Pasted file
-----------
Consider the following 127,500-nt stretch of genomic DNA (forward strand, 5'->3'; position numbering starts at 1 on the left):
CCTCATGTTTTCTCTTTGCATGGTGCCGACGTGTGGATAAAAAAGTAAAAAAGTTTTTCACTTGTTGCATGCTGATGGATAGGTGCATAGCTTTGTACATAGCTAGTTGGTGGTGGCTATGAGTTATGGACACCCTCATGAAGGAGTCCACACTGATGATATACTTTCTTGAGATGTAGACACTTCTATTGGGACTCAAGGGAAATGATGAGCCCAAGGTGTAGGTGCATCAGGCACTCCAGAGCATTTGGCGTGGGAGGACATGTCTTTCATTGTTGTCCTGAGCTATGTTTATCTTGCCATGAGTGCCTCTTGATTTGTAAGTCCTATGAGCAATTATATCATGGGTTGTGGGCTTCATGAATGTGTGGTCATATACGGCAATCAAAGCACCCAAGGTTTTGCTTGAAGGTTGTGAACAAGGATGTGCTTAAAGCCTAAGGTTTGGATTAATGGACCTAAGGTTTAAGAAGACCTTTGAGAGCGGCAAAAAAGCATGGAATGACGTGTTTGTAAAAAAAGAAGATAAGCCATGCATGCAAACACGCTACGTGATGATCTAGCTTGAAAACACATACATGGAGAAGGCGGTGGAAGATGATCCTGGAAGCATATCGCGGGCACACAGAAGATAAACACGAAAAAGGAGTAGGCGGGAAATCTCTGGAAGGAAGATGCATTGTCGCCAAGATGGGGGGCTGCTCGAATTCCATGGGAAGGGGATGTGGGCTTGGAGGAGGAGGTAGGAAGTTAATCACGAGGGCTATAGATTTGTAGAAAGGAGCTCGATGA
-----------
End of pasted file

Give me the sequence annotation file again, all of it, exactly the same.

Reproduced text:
Consider the following 127,500-nt stretch of genomic DNA (forward strand, 5'->3'; position numbering starts at 1 on the left):
CCTCATGTTTTCTCTTTGCATGGTGCCGACGTGTGGATAAAAAAGTAAAAAAGTTTTTCACTTGTTGCATGCTGATGGATAGGTGCATAGCTTTGTACATAGCTAGTTGGTGGTGGCTATGAGTTATGGACACCCTCATGAAGGAGTCCACACTGATGATATACTTTCTTGAGATGTAGACACTTCTATTGGGACTCAAGGGAAATGATGAGCCCAAGGTGTAGGTGCATCAGGCACTCCAGAGCATTTGGCGTGGGAGGACATGTCTTTCATTGTTGTCCTGAGCTATGTTTATCTTGCCATGAGTGCCTCTTGATTTGTAAGTCCTATGAGCAATTATATCATGGGTTGTGGGCTTCATGAATGTGTGGTCATATACGGCAATCAAAGCACCCAAGGTTTTGCTTGAAGGTTGTGAACAAGGATGTGCTTAAAGCCTAAGGTTTGGATTAATGGACCTAAGGTTTAAGAAGACCTTTGAGAGCGGCAAAAAAGCATGGAATGACGTGTTTGTAAAAAAAGAAGATAAGCCATGCATGCAAACACGCTACGTGATGATCTAGCTTGAAAACACATACATGGAGAAGGCGGTGGAAGATGATCCTGGAAGCATATCGCGGGCACACAGAAGATAAACACGAAAAAGGAGTAGGCGGGAAATCTCTGGAAGGAAGATGCATTGTCGCCAAGATGGGGGGCTGCTCGAATTCCATGGGAAGGGGATGTGGGCTTGGAGGAGGAGGTAGGAAGTTAATCACGAGGGCTATAGATTTGTAGAAAGGAGCTCGATGA